DHS allocations draw ire even among some winners

Ever since the Department of Homeland Security announced its fiscal year 2006 grant allocations, many members of Congress from different parts of the country have decried cuts to their areas and to major cities such as New York and Washington. Meanwhile, Louisville, Ky., Omaha, Neb., Memphis, Tenn., and the few other places that actually received more grant money than in the past have become punch lines for lawmakers’ gripes.

Ever since the Department of Homeland Security announced its fiscal year 2006 grant allocations, many members of Congress from different parts of the country have decried cuts to their areas and to major cities such as New York and Washington. Meanwhile, Louisville, Ky., Omaha, Neb., Memphis, Tenn., and the few other places that actually received more grant money than in the past have become punch lines for lawmakers’ gripes.

As it turns out, the department would be hard-pressed to satisfy even some House members and candidates in those areas.

In Florida — which was the only state to receive basically the same amount of funding overall as it did in 2005 and where major cities saw significant increases — several of the gains came in areas with competitive House races this year. Incumbents are touting their efforts and justifying the gains while stressing room for improvement nationwide. Other candidates running in tight races are simply declaring that the money their areas received is insufficient.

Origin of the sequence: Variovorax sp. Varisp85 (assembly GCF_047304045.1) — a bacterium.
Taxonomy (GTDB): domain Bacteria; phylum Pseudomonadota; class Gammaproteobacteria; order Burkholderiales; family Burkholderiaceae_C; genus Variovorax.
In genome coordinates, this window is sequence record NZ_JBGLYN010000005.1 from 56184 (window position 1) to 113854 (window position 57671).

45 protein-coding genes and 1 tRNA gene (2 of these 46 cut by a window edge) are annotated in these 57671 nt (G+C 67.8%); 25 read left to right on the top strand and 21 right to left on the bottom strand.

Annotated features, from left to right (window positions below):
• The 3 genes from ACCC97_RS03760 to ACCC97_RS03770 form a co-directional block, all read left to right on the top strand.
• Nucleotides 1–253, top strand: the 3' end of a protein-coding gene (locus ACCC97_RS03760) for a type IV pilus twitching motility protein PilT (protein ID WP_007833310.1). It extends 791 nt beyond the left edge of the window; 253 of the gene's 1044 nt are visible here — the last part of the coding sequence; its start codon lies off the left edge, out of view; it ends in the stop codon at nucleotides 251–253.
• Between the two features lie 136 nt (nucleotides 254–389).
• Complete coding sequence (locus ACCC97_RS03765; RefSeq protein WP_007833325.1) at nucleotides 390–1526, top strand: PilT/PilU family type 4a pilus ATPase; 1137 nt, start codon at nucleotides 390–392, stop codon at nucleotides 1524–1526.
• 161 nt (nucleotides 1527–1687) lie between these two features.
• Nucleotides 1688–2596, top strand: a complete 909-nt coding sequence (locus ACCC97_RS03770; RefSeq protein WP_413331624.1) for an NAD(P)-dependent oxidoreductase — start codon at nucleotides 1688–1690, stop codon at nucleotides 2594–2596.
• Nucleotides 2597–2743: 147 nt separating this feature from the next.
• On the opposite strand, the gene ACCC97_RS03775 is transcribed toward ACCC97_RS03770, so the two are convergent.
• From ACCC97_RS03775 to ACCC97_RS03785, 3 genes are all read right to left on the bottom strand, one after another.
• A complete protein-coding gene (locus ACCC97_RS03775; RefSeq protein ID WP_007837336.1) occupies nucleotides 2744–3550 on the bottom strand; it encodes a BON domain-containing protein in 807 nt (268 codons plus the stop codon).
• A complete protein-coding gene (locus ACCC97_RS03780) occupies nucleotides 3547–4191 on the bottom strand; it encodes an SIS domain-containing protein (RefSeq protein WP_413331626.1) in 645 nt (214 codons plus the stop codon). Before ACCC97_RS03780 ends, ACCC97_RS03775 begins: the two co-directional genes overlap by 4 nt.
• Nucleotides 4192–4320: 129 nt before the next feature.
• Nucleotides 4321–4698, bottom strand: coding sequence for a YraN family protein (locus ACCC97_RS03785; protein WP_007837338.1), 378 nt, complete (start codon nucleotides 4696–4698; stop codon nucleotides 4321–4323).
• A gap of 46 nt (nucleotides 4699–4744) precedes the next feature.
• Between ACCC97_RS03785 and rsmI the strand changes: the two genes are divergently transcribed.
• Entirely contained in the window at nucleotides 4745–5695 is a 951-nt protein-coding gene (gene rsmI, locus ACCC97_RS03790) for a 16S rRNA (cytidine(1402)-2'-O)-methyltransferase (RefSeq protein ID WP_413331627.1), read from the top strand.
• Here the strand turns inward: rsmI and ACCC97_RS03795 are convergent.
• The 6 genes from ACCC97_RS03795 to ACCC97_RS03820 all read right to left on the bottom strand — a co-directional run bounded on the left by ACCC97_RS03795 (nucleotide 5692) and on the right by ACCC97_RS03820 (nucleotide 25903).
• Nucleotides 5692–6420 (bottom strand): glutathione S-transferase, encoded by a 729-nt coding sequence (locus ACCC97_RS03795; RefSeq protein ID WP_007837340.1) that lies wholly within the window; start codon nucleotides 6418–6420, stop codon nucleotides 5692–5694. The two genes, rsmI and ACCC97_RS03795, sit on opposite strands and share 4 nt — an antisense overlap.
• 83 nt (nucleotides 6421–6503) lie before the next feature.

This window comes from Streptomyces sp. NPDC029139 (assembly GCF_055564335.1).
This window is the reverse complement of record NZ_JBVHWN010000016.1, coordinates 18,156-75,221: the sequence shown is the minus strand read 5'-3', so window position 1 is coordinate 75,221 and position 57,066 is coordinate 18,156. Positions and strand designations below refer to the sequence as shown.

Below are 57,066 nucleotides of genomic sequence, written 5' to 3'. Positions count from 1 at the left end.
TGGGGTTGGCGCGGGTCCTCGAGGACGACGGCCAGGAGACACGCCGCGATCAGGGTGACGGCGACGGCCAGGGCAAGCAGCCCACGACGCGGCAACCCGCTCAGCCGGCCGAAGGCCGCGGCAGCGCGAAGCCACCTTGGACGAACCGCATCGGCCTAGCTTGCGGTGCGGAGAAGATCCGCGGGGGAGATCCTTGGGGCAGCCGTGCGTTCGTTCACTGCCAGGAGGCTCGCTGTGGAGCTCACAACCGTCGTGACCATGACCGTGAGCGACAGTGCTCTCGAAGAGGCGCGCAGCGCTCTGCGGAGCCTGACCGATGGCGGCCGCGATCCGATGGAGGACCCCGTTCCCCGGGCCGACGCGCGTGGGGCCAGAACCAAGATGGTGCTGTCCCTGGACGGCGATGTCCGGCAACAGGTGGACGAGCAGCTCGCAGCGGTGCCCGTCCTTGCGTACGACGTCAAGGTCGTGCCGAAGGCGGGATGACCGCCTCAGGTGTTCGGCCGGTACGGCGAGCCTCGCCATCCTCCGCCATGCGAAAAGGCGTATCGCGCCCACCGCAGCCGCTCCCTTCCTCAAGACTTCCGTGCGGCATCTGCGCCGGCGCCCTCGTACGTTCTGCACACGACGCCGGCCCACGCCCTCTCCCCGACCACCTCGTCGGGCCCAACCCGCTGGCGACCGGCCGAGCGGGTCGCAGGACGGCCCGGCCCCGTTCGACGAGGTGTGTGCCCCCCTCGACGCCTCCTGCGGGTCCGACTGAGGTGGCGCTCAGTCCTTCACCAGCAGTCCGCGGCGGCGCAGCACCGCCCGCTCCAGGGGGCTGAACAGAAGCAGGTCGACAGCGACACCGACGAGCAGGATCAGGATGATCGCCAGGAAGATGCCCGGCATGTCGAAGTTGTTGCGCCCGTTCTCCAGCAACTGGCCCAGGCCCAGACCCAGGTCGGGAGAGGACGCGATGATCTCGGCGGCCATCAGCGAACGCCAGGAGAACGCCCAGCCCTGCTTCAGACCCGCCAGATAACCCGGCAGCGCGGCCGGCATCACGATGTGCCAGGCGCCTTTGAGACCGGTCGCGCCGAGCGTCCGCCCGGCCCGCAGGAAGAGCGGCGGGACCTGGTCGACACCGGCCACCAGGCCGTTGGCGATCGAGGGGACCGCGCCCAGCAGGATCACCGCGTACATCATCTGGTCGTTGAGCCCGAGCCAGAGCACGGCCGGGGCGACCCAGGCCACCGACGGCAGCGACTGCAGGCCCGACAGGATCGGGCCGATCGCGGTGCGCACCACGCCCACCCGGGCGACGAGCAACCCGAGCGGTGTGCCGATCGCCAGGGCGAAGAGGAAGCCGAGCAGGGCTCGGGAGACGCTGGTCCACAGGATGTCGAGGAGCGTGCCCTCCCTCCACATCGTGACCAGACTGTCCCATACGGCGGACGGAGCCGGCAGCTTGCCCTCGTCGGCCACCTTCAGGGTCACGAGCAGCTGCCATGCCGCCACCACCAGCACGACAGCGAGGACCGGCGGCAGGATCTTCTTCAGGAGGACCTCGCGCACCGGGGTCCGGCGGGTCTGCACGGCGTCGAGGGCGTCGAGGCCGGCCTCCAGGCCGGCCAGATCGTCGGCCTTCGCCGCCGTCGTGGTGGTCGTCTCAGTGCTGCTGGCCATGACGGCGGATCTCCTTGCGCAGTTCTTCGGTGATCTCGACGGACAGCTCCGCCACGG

Some are skeptical about giving Congress more discretion over the grants, as House Homeland Security Committee Chairman Peter King (R-N.Y.) and others have suggested, but they all have their own ideas for improving the grant-allocation process.

Though most sympathize with New York and Washington, which both got 40 percent less grant money than they did in 2005, Rep. Ric Keller (R-Fla.) denounced the two cities for their past use of funds and their officials’ comments surrounding King’s hearing on the issue last week.

Keller, who could face a tough challenge from Democrat Charlie Stuart this fall, fought successfully this year to win Orlando’s inclusion in the Urban Areas Security Initiative. The Homeland Security Department gave the city $9.4 million. Keller pointed to Orlando’s status as the world’s top vacation destination and research that describes Disney World as one of the top five U.S. sites for an attack.

He said he sympathized with the bigger cities’ complaints but also mentioned past reports of Washington officials using the money on Dale Carnegie public-speaking courses for sanitation workers and an emergency-preparedness rap song.

“They spend money on Carnegie courses and rap music, and then say, ‘Hey, give us a lot more money. We deserve it,’” Keller said. “It hurts them.”

He also had harsh words for New York Mayor Michael Bloomberg (R), whom Keller accused of “running his mouth inappropriately.” After last week’s hearing, Bloomberg criticized Congress for making decisions based on partisan politics instead of rational thought.